Author : Birgit Seibold
ISBN : 9783838203201
Genre : History
File Size : 78. 10 MB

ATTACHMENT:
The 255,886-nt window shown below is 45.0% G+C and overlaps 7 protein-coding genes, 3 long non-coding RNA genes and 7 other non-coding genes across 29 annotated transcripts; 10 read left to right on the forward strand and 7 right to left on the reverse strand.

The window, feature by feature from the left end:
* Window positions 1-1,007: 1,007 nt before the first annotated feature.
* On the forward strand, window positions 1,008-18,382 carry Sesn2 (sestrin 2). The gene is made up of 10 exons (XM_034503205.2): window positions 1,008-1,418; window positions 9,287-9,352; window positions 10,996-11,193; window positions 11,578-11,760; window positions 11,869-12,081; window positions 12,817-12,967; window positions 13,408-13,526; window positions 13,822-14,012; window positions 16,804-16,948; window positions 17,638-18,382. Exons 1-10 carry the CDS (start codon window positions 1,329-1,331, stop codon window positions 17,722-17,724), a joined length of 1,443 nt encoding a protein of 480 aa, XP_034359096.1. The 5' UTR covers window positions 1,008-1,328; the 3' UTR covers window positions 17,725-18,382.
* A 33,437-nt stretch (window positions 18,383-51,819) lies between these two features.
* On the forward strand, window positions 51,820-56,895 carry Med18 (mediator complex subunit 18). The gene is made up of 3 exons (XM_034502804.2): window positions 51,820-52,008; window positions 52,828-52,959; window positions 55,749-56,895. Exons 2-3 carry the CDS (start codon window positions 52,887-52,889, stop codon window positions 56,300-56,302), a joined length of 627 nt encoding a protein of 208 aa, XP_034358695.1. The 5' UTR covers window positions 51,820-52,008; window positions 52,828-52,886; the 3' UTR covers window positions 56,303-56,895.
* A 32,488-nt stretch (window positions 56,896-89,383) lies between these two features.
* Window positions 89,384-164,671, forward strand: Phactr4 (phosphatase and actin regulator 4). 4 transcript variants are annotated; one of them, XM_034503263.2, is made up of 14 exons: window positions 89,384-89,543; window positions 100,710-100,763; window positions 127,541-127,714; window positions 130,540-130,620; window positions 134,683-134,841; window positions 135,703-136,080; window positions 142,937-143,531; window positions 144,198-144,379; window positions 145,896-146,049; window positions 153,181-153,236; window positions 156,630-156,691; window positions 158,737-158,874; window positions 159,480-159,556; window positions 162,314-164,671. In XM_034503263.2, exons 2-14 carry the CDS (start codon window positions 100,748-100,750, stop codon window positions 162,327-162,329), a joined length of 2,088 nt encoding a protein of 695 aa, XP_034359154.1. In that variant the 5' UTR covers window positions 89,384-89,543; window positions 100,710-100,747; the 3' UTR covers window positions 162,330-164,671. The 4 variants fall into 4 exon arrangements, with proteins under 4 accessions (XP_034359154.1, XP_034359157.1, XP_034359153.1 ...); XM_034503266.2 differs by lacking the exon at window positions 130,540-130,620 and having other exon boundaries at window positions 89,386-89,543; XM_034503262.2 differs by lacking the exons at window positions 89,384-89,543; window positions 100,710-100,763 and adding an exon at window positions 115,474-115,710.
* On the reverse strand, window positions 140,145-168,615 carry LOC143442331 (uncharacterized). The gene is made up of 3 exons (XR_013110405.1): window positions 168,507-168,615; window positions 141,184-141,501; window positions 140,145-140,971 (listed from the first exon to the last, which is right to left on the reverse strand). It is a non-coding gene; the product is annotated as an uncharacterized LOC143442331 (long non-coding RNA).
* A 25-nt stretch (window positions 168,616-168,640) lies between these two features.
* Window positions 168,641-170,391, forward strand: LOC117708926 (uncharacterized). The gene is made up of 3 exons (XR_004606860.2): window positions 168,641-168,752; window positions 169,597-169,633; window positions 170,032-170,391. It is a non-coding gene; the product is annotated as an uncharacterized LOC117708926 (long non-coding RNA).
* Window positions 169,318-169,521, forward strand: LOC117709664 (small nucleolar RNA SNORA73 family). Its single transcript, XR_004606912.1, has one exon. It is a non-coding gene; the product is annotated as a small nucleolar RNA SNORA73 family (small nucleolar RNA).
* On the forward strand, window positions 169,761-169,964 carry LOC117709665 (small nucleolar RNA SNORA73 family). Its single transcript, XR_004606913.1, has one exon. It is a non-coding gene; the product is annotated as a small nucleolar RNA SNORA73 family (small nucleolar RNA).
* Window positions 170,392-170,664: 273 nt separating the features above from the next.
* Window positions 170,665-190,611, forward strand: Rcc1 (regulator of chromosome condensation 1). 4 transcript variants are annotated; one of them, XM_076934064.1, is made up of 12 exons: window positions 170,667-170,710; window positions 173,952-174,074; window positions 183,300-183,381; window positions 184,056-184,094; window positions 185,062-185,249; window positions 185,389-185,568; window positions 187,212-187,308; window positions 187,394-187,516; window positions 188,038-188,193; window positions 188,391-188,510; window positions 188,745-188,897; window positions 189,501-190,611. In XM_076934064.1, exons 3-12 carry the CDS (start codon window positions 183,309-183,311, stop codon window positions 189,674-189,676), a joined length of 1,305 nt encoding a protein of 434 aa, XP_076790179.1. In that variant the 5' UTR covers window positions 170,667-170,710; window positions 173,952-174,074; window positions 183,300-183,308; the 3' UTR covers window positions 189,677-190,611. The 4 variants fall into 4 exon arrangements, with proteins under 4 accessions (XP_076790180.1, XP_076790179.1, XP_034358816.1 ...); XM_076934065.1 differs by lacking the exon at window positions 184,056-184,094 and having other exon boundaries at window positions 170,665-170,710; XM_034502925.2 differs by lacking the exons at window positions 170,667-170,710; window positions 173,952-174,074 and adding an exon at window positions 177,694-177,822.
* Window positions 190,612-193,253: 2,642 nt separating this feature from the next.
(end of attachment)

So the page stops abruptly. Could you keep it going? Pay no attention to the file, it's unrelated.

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The black spot—the one very black spot—in the picture is the frightful mortality in the Concentration Camps. I entirely agree with you in thinking, that while a hundred explanations may be offered and a hundred excuses made, they do not really amount to any adequate defence. I should much prefer to say at once, so far as the Civil authorities are concerned, that we were suddenly confronted with a problem not of our making, with which it was beyond our power properly to grapple. And no doubt its vastness was not realised soon enough. It was not till six weeks or two months ago that it dawned on me personally, (I cannot speak for others), that the enormous mortality was not merely incidental to the first formation of the camps and the sudden inrush of thousands of people already sick and starving, but was going to continue. The fact that it continues, is no doubt a condemnation of the Camp system. The whole thing, I think now, has been a mistake.Alfred Milner to Joseph Chamberlain, December 7th, 1901The British scorched earth policy during the last phase of the Anglo-Boer War of 1899-1902 led to the burning of farms, the destruction of homesteads, harvests and livestock and to the internment of the civil population in the so-called concentration camps. There, people—mainly women and children—died of malnutrition and diseases such as measles, pneumonia and typhoid. The death rate in the camps was so high—nearly 28,000 white Boers succumbed—that the English population, renowned for its gallantry and chivalry, was consternated. Lloyd George blamed his government for its policy of extermination, Campbell-Bannerman spoke of methods of barbarism, and philanthropic institutions protested, led by Emily Hobhouse, who was the first civilian to investigate the conditions of the camps. The government reacted and sent a ladies' commission under the leadership of Millicent Garrett Fawcett to South Africa.Birgit Seibold's study is the first to compare the 'inofficial' and the official report on the camps and to give an insight into conditions in each of the thirty-three white concentration camps. Based on first-hand research among the Hobhouse manuscripts, this book is both scholarly and compulsively readable.